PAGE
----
During the debate yesterday, Davis accused Labour MP Stella Creasy of scare tactics when she raised the prospect of flights being grounded without a deal on Open Skies and reminded her of her “duty to her constituents”. He was wrong and she was right - as a point of objective fact. So he either does not realise the cliff edge exists or is intent on lying about it. Either way, his comments and the proposals put forward by the immigration paper suggest we are hurtling towards it at great speed.
The transitional period has one other startling addition: registration with biometric details. In effect, the Home Office is starting an ID cards programme, but only for EU migrants. No doubt they will call concerns about this hysterical. In reality, it is an invitation for discrimination and persecution, given the manner in which immigrants are discussed and treated in British political culture in general and this document in particular.
The third phase, which fully introduces the new system, would limit the residency of low-skilled immigrants to two years and those for high skilled immigrants to three to five years. The paper later says that “a route” to permanent residency will be allowed, but set at five years. Someone may just be able to switch from one highly skilled job to another in order to qualify for that, but you can see the plan quite clearly. This is a mechanism to prevent any EU immigrant from settling down in Britain. The paper is quite proud of this, with its plan to “reduce the opportunity for workers to settle long term in the UK”.
Remember Theresa May’s speech last year against citizens of nowhere. That was an attack on immigrants, those who admire or welcome them, and those who were born to them. It was a speech against those with multiple identities. This is the policy consequence: It is not just a plan to limit immigration. It’s more than that. It’s a plan to stop immigrants turning into Brits.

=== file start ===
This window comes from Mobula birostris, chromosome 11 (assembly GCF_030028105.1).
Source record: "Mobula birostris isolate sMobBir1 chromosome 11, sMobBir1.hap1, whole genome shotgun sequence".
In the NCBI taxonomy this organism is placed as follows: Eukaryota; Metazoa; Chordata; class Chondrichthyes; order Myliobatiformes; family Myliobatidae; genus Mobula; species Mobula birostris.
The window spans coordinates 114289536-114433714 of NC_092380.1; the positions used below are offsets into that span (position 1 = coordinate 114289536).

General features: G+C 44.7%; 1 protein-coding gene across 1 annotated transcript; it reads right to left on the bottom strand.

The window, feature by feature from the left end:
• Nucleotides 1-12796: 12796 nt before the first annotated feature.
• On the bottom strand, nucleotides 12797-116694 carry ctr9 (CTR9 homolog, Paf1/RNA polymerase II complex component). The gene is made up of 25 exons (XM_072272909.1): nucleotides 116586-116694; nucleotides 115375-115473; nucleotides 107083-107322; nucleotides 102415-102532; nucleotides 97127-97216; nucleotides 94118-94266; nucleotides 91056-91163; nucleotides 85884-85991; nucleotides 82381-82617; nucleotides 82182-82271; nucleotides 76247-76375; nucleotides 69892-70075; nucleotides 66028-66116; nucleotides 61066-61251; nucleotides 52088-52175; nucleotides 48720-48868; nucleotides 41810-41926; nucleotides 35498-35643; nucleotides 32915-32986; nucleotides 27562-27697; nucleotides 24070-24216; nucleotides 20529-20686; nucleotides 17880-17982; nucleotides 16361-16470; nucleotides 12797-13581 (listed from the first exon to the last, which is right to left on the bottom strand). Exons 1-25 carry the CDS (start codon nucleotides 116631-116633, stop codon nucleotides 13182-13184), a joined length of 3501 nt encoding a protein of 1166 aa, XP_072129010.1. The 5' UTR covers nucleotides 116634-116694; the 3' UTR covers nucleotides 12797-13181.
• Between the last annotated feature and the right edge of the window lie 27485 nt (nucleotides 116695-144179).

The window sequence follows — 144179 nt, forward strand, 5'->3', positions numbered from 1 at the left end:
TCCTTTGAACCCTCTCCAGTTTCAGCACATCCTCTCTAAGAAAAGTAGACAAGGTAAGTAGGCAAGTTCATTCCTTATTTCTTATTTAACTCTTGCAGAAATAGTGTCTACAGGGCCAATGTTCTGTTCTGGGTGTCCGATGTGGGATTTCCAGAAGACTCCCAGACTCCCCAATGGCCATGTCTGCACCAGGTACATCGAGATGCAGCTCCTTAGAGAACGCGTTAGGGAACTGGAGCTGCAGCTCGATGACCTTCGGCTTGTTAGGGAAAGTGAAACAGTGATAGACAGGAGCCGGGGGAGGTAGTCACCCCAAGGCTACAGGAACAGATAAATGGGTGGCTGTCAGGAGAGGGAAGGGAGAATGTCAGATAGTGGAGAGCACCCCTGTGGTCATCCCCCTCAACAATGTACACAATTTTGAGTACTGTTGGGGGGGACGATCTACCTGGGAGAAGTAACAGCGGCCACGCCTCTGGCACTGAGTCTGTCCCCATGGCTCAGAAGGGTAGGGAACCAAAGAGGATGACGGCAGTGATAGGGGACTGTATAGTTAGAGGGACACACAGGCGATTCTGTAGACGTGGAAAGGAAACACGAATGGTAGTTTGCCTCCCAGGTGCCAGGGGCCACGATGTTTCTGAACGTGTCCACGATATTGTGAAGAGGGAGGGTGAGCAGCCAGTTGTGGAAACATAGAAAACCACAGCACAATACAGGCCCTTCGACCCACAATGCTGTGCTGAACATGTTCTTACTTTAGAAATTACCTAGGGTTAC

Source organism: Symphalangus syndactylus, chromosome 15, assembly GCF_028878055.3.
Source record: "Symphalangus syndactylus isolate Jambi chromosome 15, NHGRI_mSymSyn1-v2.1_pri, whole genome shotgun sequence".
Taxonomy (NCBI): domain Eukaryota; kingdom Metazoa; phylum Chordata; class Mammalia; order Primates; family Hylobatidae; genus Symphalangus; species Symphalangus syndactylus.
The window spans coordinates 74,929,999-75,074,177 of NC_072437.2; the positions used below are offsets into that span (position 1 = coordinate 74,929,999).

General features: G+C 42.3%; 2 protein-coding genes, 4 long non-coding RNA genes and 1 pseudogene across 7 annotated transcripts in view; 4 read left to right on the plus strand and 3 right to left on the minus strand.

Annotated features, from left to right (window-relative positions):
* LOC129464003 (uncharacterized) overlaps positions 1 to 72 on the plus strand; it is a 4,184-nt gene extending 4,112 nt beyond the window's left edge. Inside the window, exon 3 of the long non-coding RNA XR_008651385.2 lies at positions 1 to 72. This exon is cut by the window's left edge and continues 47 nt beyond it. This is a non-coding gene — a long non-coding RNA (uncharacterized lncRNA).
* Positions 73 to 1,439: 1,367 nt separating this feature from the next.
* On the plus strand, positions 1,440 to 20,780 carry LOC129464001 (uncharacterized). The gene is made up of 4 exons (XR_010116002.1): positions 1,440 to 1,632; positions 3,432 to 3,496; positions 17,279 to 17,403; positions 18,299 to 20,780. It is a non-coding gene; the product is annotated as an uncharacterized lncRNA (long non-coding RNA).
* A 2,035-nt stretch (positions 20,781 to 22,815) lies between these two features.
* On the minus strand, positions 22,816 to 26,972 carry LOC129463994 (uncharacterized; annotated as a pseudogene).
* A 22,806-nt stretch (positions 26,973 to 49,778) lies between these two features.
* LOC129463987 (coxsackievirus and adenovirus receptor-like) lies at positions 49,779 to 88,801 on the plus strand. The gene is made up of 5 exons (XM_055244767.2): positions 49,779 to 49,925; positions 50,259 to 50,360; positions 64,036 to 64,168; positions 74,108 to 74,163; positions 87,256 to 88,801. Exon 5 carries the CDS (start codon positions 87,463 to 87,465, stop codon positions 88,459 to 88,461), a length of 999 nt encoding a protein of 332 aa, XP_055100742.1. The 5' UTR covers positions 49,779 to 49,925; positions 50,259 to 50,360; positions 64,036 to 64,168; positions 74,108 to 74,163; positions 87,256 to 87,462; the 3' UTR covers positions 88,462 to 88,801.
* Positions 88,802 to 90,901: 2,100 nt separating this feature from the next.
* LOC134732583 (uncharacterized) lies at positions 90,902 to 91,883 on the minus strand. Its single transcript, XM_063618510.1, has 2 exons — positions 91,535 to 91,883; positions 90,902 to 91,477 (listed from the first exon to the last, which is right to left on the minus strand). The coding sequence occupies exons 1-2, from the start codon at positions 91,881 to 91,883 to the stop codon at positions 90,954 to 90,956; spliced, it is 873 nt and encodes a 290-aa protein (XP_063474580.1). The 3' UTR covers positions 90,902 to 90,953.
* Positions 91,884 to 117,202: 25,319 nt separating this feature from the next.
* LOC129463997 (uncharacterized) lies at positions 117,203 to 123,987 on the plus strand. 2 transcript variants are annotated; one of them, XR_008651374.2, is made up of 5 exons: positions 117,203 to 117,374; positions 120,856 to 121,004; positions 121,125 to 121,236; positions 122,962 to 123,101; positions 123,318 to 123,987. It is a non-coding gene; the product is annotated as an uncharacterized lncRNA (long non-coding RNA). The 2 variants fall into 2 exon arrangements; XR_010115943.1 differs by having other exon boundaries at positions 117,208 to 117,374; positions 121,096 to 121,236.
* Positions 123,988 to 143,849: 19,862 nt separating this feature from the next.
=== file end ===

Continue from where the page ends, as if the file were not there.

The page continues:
Why would anyone come to the UK to work under these terms? Why would anyone arrive given the system is explicitly set up to preclude them from staying? What kind of a welcome is it to be told you are here for our benefit only and even if you are here for years we will find a way to make sure you are never able to call it your home?
For those on low income jobs, like fruit pickers, the economic imperatives might be enough. But the 'best and the brightest’ the Home Office pretends to be interested in have no such requirements. They can go where they like. They can go to countries which welcome them, which do not force them onto a biometric database distinct from the domestic population, which allows them to feel at home, which values their contribution, which is open and tolerant and not driven mad by its own demented insecurities.
But of course no-one at the Home Office has bothered to ask themselves this question. The motivations of immigrants are as alien to them as the landscapes of Mars. They are a problem to be controlled, not people with hopes and desires. It is plain to anyone with the potential for empathy that this system would wreck highly-skilled immigration with appalling consequences on the economy. But it’s clear that no-one with any role in this document has the potential for empathy when it comes to immigrants.
Even getting to the UK will be hard for Europeans. The Home Office proposes prioritising residents’ job applications and forcing EU citizens to get their job from outside the UK. Just think of the practicalities of that, in terms of interviews alone. It’s not impossible, but it goes that extra mile to make it impractical.
One section on evidence can only find positive things to say about immigration and struggles to articulate any negative ones. But it doesn’t matter. If we all become poorer, it is apparently a price worth paying. If Britain suffers a catastrophic jolt to its economy and its international reputation as a result of the Brexit cliff edge, it is apparently a price worth paying. This is the mania of nationalism, the triumph of identity over reason.
All that matters is reducing immigration. Not for the economy. Not for wages. But because we have a Ukip government pursuing a Ukip policy agenda and pretending it’s the Tory party.
Ian Dunt is the editor of Politics.co.uk. His book - Brexit: What The Hell Happens Now? - is available now.